What great faith you have! I mean, you’re here today! Now granted, you came to worship God— to sing his praises and hear him speak to you from the Bible. However, why did you show up today, on a Sunday, and not on a Monday? Why did you arrive at 9:00am [at Harrison; 11:00am, Clare] and not at 2:00pm this afternoon? Why are you sitting down with
That takes faith, does it not? You trust that these events are going to happen. You expect to arrive on site and find a church building at this address. You expect to walk up to the front door, reach out, tug the handle, and the door will open (and not remain locked). You expect to sit down— not in an empty building, but gathered with your fellow Christians. You trust Pastor will be here to lead worship and share a carefully prepared (and thoughtful) message. You trust the promise made. That takes faith.
But… you could doubt those promises. Then what would happen? What if you did not believe we worship on Sunday mornings? What if you doubted that we gather at 9:00am [or 11:00am]? What if you did not think your Pastor would lead worship? What would happen? You would rely only on your thoughts and feelings! You could only find assurance in you— and what you felt would happen! Faith trusts promises.
Faith even trusts the promises of God— trusting that he will accomplish what he says he will do. Placing your faith on anything other than the Word of God will leave you floundering in the heaving waves of emotional despair. Faith Anchors You to the completed work of Jesus and to the certain promises of God.
Because that’s what anchors do; anchors keep objects in place. Anchors keep boats from drifting across the ocean. Anchors keep your balloon from floating into the sky. Anchors keep your tent from tumbling away in the wind. Anchors keep your emotions, your fears, your worries fastened to the unchanging, guaranteed promises of God.
Just look at our reading, and recognize what God uses to anchor faith. After this, the word of the Lord came to Abram in a vision. “Do not be afraid, Abram. I am your shield, your very great reward.” What could ever make Abraham afraid? Just consider everything he has! Sheep, goats, steer swarm as far as the eye can see (and, not to mention, Abraham owns every single acre of this land). Maids rush in with dinner and out with dishes; in with clothing and out with laundry; servants feed cattle, pay bills, stand guard, tend to any need you might possibly have. Gunnysacks jingle with gold and jewels. Abraham even has an army— 318 fierce fighters. Kings respect him (Genesis 14:21-24). God’s priest blesses him (14:18-20). What could Abraham possibly worry about? Something out of his control.
“O Sovereign Lord, what can you give me since I remain childless and the one who will inherit my estate is Eliezer of Damascus?” And Abram said, “You have given me no children; so a servant in my household will be my heir.” But God promised! Everything moving around Abraham would belong to his child! (12:7; 13:14-17). No, not his head servant— but his own flesh and blood! Abraham must have a son!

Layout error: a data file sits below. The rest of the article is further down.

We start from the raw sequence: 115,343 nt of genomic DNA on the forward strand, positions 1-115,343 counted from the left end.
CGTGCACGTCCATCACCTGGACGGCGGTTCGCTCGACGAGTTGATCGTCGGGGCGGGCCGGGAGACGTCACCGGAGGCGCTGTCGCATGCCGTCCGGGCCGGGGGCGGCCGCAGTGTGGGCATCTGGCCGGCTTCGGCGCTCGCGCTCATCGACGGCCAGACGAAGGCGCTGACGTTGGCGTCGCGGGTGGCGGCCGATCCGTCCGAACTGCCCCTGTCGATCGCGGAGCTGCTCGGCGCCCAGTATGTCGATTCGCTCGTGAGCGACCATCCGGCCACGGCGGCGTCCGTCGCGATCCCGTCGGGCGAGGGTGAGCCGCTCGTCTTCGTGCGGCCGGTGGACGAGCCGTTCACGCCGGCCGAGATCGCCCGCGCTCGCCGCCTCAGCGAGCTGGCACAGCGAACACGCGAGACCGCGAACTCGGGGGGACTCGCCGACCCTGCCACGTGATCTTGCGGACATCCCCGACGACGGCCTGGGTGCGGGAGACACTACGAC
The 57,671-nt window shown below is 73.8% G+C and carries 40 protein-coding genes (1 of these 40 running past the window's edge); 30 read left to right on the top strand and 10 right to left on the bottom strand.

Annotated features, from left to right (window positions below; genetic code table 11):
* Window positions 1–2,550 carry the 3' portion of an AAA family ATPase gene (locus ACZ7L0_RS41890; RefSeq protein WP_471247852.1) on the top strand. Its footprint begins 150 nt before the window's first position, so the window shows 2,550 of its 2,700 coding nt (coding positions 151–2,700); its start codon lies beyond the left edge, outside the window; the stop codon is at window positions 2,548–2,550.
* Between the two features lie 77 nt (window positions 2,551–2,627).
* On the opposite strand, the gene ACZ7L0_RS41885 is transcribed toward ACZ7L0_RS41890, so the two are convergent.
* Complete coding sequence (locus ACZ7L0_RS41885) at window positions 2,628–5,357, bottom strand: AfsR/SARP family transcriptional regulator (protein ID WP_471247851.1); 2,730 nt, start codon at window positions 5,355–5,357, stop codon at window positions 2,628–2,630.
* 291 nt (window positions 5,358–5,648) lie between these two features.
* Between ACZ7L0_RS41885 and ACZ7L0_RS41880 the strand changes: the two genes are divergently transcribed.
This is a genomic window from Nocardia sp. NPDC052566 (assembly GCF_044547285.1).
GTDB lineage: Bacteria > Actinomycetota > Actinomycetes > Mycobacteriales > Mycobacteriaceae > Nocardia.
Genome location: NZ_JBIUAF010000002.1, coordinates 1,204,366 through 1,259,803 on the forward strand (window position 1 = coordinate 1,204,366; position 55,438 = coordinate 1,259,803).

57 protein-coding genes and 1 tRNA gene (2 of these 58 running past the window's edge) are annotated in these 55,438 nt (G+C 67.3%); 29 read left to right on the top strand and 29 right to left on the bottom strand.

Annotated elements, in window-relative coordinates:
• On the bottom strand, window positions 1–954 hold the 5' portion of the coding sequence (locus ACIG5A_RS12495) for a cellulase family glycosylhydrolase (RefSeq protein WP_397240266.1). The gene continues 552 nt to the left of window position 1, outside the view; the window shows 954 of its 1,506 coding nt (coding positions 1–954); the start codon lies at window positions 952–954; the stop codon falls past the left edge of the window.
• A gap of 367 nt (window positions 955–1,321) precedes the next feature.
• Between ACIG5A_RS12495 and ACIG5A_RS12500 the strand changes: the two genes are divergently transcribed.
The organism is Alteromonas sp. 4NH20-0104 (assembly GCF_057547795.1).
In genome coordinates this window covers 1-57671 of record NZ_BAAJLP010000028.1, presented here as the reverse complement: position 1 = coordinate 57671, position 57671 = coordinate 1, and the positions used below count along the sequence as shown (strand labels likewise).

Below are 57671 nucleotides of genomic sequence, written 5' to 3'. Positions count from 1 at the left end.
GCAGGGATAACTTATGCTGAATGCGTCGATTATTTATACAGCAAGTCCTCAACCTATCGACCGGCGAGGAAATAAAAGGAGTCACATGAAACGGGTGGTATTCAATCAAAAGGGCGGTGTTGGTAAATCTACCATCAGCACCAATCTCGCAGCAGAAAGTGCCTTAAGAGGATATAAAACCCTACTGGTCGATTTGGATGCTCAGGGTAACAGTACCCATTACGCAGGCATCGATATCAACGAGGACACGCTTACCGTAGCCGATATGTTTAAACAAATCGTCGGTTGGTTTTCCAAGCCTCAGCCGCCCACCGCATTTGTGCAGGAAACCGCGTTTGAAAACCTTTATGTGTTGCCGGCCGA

But God made that promise 10 years ago. And nine months had turned into twelve months, one year becomes two years, two grows to five, five to ten… and he’s still waiting; he’s still waiting for God to place that baby into the crook of his arm.
And it’s not the waiting that’s the difficult part. Each passing year means Abraham is another year older. Abraham is 85-years-old. And his wife? She’s 75-years-old. “God, I’m waiting. God, I’m not getting any younger. God, human biology rules out having children. God, where’s this promised child?”
Because you do not see God keeping his promise, do you? That’s the difficult thing about faith, is it not? Faith trusts something not seen. Faith considers the unseen promise as already having been kept. Faith is certain your Pastor will lead worship that takes place on Sunday mornings at 9:00am [11:00am]. Faith considers promises as good as done. And yet, when you see real problems with your own eyes, it often feels that those problems are the real thing— and the promise is just an empty wish.
God promises to send angels to protect you (Psalm 91:11), but you get hurt, you’re sick, you have cancer. You see pain; you do not see protection. God promises to forgive you (Matthew 18:18), but you still feel guilt, shame, fear that you’re going to hell. You feel guilty; you do not feel forgiven. God promises to work things for your good, but you don’t see “good” (Romans 8:28). Loved ones die too soon. Living as a Christian in 2017 is not exactly popular. You’re still sad, depressed; you feel empty— and you really don’t know why. God makes promises, but you do not see answers. And if you do not see answers, then who can you trust?
Yourself, right? Abraham wants a child. He waits. No child. So, he has a child with his maidservant— and rejoices; he has an heir! (Genesis 16:1-4) You want safety, so trust your medical choices without praying at all. You feel guilty, so you try to feel saved by relying on how good of a person you are. If you consider God untrustworthy, you will place faith in yourself. That means, you rely on your own decisions. You trust you abilities to get healthier. You trust that you made some decision to accept Jesus as Savior. You trust that God does not make things work for your good. You doubt God. You trust yourself. If you trust yourself, then you will push God away.
Do you see how God strengthens faith? It shows up twice in our reading: [T]he word of the Lord came to him. That’s it! God does not snap his fingers, and *poof* a child drops from the sky. No thunderous guarantee: “Abraham, this will happen on November 18th!” God simply speaks; God reveals what will happen. Eliezer will not be your heir. You will have a son coming from your own body. God places Abraham’s attention on his unchanging Word.